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WASHINGTON — Breaking with the leader of his own party, Sen. Lamar Alexander, R-Tenn., called Thursday for “tens of millions” of diagnostic coronavirus tests to be administered to Americans before the country can begin to return to normal.
Those comments came a day after President Trump downplayed diagnostic testing as part of its post-pandemic reopening. “By doing all of this testing, we make ourselves look bad,” Trump said on Wednesday.
It was not clear if Alexander would want those millions of tests to be deployed daily or weekly, though the latter seemed to be the case. Either would be a drastic improvement over the current state of affairs. The U.S. currently administers about 200,000 tests per day, an insignificant number in a nation of 328 million.
But it is impossible to administer tests that do not exist. Those “tens of millions of tests” he deemed necessary, Alexander acknowledged, amount to “many more than our current technologies can produce.”
A former governor of Tennessee, Alexander appeared to break with Republican governors in Texas, Florida and Georgia who have begun to open up their states without having tested statistically significant portions of their populations.
“All the roads back to work, and back to school, lead through testing,” Alexander, the Senate Health Committee chairman, said during a hearing of the committee that was intended to promote the development of new testing technologies.
So far, 7,759,771 tests for the coronavirus have been conducted across the United States, according to the COVID Tracking Project, a public data clearinghouse. But because multiple tests are administered to those infected with the virus, the number of people who have been tested is far lower than that.
About 75,000 Americans have died from complications related to COVID-19, the lung disease caused by the coronavirus.
Although a reliable conservative, Alexander has never been a close ally of the president, and his planned retirement at year’s end leaves him free to speak without fearing the consequences of a presidential tweet.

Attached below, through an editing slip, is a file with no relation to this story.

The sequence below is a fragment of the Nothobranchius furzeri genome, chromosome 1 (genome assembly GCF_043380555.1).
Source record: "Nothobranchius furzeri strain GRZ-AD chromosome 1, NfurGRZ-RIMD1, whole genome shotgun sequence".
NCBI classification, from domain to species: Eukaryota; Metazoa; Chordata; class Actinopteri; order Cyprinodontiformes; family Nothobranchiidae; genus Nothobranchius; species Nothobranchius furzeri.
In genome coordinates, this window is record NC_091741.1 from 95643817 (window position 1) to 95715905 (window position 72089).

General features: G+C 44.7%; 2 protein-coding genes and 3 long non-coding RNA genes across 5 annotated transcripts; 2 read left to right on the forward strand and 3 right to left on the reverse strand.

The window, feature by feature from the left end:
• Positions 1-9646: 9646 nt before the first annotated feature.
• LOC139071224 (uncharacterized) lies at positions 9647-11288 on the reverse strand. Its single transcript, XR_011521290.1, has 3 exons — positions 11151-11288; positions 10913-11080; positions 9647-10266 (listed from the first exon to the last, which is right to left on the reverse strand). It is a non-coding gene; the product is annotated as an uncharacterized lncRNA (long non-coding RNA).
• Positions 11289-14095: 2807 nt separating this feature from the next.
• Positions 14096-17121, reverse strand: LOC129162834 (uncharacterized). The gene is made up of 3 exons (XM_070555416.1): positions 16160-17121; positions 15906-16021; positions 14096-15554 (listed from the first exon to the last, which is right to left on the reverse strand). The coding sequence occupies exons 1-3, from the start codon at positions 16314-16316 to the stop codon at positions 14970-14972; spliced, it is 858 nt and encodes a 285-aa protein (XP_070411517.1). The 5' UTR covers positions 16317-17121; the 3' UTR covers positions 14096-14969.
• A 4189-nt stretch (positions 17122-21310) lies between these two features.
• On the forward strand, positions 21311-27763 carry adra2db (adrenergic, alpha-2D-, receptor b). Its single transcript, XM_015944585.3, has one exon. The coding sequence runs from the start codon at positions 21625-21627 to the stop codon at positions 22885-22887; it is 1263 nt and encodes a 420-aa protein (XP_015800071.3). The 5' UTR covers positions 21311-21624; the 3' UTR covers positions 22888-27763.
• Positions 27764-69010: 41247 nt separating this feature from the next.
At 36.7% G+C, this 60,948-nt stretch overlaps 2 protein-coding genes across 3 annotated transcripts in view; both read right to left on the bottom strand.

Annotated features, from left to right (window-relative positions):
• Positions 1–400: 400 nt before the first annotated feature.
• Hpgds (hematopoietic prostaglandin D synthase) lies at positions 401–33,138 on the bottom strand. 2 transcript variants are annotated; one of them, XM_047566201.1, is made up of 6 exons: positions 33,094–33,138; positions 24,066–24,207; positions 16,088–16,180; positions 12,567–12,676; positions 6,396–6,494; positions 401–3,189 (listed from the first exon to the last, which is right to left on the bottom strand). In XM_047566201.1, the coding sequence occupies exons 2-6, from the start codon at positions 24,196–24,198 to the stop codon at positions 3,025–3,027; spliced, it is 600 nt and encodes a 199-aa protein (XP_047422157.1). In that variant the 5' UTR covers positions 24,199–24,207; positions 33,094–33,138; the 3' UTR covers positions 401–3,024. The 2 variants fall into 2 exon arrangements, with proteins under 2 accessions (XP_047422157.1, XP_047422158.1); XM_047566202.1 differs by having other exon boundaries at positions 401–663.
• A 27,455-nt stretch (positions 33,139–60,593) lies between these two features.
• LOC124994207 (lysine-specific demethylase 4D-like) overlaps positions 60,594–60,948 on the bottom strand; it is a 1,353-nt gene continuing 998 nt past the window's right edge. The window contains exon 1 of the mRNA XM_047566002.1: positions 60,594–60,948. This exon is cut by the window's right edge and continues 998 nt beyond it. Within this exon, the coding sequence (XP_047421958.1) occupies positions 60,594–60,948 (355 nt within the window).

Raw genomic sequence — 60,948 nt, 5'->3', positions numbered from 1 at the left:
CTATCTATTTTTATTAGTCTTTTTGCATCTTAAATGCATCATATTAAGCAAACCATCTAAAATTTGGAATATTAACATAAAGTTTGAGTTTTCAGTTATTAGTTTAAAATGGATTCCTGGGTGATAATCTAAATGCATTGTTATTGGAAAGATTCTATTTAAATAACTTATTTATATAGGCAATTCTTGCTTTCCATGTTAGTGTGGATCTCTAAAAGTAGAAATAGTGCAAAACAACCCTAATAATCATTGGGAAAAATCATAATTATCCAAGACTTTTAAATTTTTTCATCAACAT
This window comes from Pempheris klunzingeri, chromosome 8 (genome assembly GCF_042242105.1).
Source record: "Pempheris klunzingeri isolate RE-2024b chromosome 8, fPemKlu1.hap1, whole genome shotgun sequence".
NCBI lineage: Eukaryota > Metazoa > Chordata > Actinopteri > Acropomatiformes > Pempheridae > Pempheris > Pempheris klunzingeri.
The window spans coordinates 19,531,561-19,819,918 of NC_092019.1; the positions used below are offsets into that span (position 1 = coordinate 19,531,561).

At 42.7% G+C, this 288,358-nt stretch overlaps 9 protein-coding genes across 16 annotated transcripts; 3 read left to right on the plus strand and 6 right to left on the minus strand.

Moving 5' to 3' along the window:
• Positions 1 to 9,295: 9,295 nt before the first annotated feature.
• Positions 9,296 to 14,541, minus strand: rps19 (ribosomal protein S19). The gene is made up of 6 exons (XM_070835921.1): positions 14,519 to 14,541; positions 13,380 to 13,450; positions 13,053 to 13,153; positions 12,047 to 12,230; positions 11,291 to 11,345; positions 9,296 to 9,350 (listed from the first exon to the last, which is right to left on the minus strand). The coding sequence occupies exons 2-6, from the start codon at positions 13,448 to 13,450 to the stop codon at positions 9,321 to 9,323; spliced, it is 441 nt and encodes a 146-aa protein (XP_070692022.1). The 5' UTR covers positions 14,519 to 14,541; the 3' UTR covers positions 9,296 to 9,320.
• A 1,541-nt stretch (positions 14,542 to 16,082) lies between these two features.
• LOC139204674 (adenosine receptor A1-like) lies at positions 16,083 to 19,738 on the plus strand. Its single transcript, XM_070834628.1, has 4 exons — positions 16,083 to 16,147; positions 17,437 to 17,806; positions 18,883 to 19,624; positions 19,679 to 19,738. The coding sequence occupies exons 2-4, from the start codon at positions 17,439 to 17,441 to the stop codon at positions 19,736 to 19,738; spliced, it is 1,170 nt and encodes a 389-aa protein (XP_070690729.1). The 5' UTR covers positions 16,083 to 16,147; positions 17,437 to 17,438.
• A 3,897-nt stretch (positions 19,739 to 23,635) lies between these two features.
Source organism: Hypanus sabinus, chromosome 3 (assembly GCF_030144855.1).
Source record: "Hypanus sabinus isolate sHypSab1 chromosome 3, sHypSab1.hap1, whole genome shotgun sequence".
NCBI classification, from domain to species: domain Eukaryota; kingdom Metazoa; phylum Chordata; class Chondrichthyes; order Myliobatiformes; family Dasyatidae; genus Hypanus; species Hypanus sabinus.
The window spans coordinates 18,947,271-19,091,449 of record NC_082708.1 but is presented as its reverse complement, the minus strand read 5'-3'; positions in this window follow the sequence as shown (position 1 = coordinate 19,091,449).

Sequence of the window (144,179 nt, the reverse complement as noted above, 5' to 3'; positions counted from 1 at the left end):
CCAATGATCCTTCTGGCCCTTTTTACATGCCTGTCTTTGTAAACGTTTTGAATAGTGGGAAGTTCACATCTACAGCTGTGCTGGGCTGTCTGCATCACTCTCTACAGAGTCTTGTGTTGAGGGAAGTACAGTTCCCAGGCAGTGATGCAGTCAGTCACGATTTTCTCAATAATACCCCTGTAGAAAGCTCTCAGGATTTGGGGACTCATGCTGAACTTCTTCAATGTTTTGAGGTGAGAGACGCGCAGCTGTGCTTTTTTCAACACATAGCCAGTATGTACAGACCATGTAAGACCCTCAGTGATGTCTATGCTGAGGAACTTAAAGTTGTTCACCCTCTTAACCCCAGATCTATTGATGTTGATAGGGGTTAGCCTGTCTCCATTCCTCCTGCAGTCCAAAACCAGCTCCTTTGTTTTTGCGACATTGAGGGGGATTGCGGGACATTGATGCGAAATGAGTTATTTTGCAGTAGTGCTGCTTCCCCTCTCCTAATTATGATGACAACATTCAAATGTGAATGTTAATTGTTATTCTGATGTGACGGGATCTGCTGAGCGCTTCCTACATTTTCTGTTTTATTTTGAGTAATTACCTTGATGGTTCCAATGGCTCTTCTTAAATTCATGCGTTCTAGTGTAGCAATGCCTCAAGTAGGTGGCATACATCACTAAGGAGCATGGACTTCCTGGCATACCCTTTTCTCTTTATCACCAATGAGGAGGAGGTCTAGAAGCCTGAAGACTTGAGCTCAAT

“We will need millions more tests than we are producing today,” Alexander asserted at one point. Members of his staff did not respond to a request for details, but the ambitious proposal is not entirely unprecedented. A recent Harvard study said that to reopen safely, the United States needs to test 20 million people per day. That would be 14 times greater than what Alexander appeared to be advocating, which in itself would be a major increase over current testing capacity.
His remarks pushing for a significant increase in the nation’s testing capacity came during a hearing called “Shark Tank: New Tests for COVID-19.” The reference is to “Shark Tank,” a popular television program in which entrepreneurs pitch their ideas to a panel of skeptical celebrity investors.
A similar shark tank project is now underway in the federal government for coronavirus testing. Called the Rapid Acceleration of Diagnostics initiative, or RADx, it invites private companies to submit their own ideas for new coronavirus tests. Dr. Francis Collins, who directs the National Institutes of Health, testified before Alexander’s panel that the initial call for submissions last month resulted in 1,087 proposals filed with the NIH.